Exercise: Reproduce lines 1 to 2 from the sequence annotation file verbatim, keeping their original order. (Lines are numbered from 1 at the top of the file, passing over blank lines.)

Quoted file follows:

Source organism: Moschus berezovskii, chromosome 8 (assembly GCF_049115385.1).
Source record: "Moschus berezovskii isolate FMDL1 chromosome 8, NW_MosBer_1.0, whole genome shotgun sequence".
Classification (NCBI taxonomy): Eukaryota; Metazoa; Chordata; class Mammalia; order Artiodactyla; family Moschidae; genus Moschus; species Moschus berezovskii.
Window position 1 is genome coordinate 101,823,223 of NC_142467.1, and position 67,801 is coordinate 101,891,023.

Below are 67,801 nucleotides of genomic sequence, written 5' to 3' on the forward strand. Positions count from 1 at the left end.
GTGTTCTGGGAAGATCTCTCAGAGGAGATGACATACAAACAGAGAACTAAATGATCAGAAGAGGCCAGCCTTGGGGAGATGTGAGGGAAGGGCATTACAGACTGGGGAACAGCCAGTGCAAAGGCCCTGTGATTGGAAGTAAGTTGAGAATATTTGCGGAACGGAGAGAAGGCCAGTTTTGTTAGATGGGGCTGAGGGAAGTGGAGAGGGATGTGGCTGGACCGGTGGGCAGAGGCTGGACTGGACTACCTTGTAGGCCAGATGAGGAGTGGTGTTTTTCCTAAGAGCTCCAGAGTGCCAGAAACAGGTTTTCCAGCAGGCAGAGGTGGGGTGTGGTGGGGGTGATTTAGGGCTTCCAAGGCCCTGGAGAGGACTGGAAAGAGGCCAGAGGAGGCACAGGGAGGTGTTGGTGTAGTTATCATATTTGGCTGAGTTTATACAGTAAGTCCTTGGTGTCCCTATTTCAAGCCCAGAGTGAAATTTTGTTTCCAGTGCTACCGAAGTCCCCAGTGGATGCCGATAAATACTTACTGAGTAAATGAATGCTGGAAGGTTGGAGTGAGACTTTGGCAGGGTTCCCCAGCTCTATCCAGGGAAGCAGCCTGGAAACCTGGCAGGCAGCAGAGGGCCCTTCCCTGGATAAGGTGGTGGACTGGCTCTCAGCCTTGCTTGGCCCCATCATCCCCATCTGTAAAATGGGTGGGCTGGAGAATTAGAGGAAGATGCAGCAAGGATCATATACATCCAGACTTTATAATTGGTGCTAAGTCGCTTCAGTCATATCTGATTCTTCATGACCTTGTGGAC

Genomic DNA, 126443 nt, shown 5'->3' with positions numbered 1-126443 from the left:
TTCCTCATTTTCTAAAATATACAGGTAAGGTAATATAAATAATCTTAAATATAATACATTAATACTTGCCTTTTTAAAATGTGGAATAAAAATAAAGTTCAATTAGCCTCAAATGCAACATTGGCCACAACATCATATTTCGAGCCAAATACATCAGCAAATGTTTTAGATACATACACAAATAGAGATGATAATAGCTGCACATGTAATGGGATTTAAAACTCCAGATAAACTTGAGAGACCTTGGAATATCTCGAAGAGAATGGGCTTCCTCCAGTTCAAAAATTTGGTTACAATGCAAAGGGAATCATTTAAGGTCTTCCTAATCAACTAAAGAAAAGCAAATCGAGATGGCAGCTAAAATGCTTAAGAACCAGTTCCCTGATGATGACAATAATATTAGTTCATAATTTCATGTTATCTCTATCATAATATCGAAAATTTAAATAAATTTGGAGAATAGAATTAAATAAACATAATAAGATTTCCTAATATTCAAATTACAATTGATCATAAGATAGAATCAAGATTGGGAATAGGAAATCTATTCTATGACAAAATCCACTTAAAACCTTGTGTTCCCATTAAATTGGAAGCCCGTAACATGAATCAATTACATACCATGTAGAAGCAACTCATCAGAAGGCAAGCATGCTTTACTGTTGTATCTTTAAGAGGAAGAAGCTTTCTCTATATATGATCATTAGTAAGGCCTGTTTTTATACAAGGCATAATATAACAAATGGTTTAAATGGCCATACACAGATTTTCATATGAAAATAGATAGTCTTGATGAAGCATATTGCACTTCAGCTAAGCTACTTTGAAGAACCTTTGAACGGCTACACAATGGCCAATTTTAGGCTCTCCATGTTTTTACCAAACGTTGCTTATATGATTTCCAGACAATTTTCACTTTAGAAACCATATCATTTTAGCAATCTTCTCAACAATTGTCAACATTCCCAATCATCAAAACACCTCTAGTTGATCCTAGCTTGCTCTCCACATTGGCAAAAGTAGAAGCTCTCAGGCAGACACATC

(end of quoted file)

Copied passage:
Source organism: Moschus berezovskii, chromosome 8 (assembly GCF_049115385.1).
Source record: "Moschus berezovskii isolate FMDL1 chromosome 8, NW_MosBer_1.0, whole genome shotgun sequence".